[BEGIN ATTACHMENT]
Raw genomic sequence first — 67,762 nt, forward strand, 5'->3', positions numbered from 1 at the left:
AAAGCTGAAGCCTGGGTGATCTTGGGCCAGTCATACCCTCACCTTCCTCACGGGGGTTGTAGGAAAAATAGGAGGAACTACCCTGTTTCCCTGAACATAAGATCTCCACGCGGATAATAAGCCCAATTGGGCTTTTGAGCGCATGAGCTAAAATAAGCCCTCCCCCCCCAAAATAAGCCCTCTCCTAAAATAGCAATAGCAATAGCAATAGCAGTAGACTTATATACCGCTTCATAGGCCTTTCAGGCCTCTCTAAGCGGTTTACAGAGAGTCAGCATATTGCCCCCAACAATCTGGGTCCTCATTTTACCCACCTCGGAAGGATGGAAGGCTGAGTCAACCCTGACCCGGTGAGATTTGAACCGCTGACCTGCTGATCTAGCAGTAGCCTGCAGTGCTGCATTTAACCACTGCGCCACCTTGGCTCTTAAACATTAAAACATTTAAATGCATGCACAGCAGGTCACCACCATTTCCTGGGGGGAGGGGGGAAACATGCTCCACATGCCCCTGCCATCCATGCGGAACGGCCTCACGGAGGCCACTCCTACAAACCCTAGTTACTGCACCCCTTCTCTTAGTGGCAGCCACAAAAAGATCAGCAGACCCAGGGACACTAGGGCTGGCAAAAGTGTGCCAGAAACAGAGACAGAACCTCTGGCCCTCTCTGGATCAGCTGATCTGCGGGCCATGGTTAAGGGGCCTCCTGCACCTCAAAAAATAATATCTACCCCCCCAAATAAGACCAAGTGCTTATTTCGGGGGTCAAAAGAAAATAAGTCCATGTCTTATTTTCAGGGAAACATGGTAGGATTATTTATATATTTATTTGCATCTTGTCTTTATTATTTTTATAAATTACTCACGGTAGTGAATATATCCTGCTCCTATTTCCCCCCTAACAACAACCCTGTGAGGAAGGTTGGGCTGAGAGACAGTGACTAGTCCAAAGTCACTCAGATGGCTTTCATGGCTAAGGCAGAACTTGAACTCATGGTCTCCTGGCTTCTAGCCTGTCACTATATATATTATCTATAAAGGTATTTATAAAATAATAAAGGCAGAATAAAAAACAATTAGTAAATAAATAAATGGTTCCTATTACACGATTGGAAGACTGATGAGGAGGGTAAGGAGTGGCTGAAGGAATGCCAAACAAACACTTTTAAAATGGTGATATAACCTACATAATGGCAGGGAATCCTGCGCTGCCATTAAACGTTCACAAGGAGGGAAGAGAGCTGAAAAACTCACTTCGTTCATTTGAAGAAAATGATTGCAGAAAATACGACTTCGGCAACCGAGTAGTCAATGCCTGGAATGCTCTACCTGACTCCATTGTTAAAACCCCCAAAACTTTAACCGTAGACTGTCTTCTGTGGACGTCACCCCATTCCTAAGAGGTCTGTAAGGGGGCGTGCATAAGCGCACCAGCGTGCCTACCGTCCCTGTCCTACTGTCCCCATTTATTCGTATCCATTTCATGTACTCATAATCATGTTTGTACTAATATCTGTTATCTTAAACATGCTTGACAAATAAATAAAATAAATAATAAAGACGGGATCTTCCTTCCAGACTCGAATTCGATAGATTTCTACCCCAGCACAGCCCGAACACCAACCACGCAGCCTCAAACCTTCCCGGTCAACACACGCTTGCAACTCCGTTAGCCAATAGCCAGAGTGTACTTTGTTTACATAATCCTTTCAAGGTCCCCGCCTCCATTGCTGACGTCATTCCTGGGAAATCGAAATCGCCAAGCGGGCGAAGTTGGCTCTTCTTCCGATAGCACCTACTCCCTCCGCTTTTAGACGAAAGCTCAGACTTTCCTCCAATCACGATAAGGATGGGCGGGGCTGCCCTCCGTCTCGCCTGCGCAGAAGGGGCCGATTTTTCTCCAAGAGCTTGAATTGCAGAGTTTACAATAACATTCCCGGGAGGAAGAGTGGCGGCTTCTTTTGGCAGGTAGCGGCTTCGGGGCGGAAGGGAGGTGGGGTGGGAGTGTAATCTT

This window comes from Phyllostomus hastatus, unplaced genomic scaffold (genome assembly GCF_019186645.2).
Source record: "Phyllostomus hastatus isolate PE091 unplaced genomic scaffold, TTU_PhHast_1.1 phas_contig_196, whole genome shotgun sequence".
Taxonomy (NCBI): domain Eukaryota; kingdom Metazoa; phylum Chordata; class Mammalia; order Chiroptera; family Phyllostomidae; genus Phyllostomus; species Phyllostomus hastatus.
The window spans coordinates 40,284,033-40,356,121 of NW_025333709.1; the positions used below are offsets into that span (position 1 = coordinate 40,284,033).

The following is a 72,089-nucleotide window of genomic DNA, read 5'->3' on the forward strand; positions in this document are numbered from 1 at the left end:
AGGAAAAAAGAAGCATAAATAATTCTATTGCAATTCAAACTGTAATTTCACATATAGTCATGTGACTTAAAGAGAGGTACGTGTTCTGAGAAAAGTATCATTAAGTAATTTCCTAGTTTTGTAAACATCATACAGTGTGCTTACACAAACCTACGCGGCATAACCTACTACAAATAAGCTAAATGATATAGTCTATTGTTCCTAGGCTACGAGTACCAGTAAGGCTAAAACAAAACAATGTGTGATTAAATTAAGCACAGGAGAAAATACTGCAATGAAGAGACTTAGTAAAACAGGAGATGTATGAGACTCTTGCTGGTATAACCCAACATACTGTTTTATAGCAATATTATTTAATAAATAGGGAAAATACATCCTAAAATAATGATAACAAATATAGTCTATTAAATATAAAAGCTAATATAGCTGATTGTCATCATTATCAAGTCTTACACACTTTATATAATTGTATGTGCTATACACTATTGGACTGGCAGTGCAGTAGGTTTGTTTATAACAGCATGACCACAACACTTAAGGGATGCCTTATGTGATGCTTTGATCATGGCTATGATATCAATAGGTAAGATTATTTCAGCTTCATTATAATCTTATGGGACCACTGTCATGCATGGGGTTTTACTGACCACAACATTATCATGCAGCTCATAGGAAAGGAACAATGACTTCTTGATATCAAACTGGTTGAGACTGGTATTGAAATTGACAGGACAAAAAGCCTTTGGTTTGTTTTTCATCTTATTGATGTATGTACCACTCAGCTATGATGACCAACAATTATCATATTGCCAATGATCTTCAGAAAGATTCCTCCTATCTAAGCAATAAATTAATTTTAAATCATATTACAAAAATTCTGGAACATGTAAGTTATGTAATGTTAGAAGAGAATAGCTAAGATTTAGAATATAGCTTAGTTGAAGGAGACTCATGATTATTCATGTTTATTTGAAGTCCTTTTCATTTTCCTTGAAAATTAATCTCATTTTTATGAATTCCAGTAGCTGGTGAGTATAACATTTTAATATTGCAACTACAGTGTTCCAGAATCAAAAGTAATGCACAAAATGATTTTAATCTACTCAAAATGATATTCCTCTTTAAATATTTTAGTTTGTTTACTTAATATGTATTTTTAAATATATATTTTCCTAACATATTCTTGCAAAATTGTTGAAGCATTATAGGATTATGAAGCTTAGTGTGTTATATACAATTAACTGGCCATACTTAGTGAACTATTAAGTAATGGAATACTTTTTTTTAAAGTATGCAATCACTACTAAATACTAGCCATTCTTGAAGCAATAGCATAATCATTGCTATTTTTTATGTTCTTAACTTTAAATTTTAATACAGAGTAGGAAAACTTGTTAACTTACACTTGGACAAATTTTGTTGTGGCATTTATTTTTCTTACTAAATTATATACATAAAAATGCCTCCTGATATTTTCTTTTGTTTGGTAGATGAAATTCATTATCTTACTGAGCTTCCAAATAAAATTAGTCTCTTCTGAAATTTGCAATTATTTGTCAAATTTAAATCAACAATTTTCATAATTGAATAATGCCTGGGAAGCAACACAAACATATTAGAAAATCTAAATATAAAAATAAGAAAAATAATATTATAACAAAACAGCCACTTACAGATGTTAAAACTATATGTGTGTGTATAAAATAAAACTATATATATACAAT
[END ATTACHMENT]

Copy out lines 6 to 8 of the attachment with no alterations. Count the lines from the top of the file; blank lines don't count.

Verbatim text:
The window spans coordinates 40,284,033-40,356,121 of NW_025333709.1; the positions used below are offsets into that span (position 1 = coordinate 40,284,033).

The following is a 72,089-nucleotide window of genomic DNA, read 5'->3' on the forward strand; positions in this document are numbered from 1 at the left end:
AGGAAAAAAGAAGCATAAATAATTCTATTGCAATTCAAACTGTAATTTCACATATAGTCATGTGACTTAAAGAGAGGTACGTGTTCTGAGAAAAGTATCATTAAGTAATTTCCTAGTTTTGTAAACATCATACAGTGTGCTTACACAAACCTACGCGGCATAACCTACTACAAATAAGCTAAATGATATAGTCTATTGTTCCTAGGCTACGAGTACCAGTAAGGCTAAAACAAAACAATGTGTGATTAAATTAAGCACAGGAGAAAATACTGCAATGAAGAGACTTAGTAAAACAGGAGATGTATGAGACTCTTGCTGGTATAACCCAACATACTGTTTTATAGCAATATTATTTAATAAATAGGGAAAATACATCCTAAAATAATGATAACAAATATAGTCTATTAAATATAAAAGCTAATATAGCTGATTGTCATCATTATCAAGTCTTACACACTTTATATAATTGTATGTGCTATACACTATTGGACTGGCAGTGCAGTAGGTTTGTTTATAACAGCATGACCACAACACTTAAGGGATGCCTTATGTGATGCTTTGATCATGGCTATGATATCAATAGGTAAGATTATTTCAGCTTCATTATAATCTTATGGGACCACTGTCATGCATGGGGTTTTACTGACCACAACATTATCATGCAGCTCATAGGAAAGGAACAATGACTTCTTGATATCAAACTGGTTGAGACTGGTATTGAAATTGACAGGACAAAAAGCCTTTGGTTTGTTTTTCATCTTATTGATGTATGTACCACTCAGCTATGATGACCAACAATTATCATATTGCCAATGATCTTCAGAAAGATTCCTCCTATCTAAGCAATAAATTAATTTTAAATCATATTACAAAAATTCTGGAACATGTAAGTTATGTAATGTTAGAAGAGAATAGCTAAGATTTAGAATATAGCTTAGTTGAAGGAGACTCATGATTATTCATGTTTATTTGAAGTCCTTTTCATTTTCCTTGAAAATTAATCTCATTTTTATGAATTCCAGTAGCTGGTGAGTATAACATTTTAATATTGCAACTACAGTGTTCCAGAATCAAAAGTAATGCACAAAATGATTTTAATCTACTCAAAATGATATTCCTCTTTAAATATTTTAGTTTGTTTACTTAATATGTATTTTTAAATATATATTTTCCTAACATATTCTTGCAAAATTGTTGAAGCATTATAGGATTATGAAGCTTAGTGTGTTATATACAATTAACTGGCCATACTTAGTGAACTATTAAGTAATGGAATACTTTTTTTTAAAGTATGCAATCACTACTAAATACTAGCCATTCTTGAAGCAATAGCATAATCATTGCTATTTTTTATGTTCTTAACTTTAAATTTTAATACAGAGTAGGAAAACTTGTTAACTTACACTTGGACAAATTTTGTTGTGGCATTTATTTTTCTTACTAAATTATATACATAAAAATGCCTCCTGATATTTTCTTTTGTTTGGTAGATGAAATTCATTATCTTACTGAGCTTCCAAATAAAATTAGTCTCTTCTGAAATTTGCAATTATTTGTCAAATTTAAATCAACAATTTTCATAATTGAATAATGCCTGGGAAGCAACACAAACATATTAGAAAATCTAAATATAAAAATAAGAAAAATAATATTATAACAAAACAGCCACTTACAGATGTTAAAACTATATGTGTGTGTATAAAATAAAACTATATATATACAAT